Phantom limbs

A while back I had an email exchange with a ‘colleague’ (I use quotations because he’s a real guy – I think – but I’ve never met him in person and only corresponded by email). While we were talking about invisibility he told me about ‘phantom limb’ syndrome. 

A year earlier he lost a leg. How I don’t recall but I believe it was to illness. 

Still, he said, he felt it, regularly in the common phenomenon known as ‘phantom limb’ syndrome – or thinking that you feel the limb that you lost, as though it was still there. 

When one imagines ‘lost things’ as still being there are they ‘invisible’ or are they ‘not there’? I opt for invisibility as a question of voice on this matter. Things that aren’t there may still speak to you, not to remind you of their presence but to mask their absence. Phantom limbs are only phantom in that their physicality is removed from visibility but their memory remains and illusively promises their proclivity. There but not.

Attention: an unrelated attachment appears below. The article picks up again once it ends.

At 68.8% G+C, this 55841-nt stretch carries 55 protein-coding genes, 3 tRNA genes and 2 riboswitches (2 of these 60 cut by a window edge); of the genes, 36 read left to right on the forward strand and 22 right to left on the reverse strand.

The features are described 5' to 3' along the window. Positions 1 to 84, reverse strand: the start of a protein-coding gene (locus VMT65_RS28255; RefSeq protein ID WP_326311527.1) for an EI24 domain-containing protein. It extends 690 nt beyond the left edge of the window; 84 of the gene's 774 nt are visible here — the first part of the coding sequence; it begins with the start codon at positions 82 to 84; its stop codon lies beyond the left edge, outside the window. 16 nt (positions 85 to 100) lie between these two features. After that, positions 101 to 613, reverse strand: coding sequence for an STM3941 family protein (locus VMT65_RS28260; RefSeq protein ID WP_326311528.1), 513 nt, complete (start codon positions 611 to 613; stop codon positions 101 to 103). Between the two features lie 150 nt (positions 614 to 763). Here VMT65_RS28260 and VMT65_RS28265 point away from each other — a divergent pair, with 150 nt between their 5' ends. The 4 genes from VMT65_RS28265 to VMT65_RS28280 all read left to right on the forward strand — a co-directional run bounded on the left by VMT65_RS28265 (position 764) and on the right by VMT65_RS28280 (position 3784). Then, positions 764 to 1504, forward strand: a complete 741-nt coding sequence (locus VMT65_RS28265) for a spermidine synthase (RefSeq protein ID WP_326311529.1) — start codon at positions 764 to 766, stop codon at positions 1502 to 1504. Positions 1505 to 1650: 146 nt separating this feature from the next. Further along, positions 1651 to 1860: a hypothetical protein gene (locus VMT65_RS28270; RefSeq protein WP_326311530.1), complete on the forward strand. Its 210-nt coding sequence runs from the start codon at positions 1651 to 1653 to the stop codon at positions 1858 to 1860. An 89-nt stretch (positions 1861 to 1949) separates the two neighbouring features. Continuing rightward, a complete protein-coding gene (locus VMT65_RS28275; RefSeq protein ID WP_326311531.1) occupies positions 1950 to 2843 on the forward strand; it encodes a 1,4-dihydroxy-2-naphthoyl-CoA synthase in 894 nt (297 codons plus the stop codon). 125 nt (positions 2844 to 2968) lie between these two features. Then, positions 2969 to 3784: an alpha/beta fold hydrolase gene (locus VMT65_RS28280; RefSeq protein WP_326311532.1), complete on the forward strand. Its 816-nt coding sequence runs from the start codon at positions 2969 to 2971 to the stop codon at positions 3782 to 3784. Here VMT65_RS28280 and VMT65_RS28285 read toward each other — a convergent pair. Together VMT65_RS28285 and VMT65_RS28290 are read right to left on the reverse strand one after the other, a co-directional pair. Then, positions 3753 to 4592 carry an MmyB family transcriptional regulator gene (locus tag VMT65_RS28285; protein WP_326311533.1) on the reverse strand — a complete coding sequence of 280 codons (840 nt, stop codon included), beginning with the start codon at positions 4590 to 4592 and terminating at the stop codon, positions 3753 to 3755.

Many things that we lose live on – physical parts of us or emotionally connected parts of us. There are clothes and toys the loss of which I still lament, not to mention people I once knew and lost track of.

The fertility of their loss is remarkable in that they really never seem ‘gone’ – or at least not forgotten in that they ‘call out’ to me even though I cannot see them and touch them.

This I must explore more.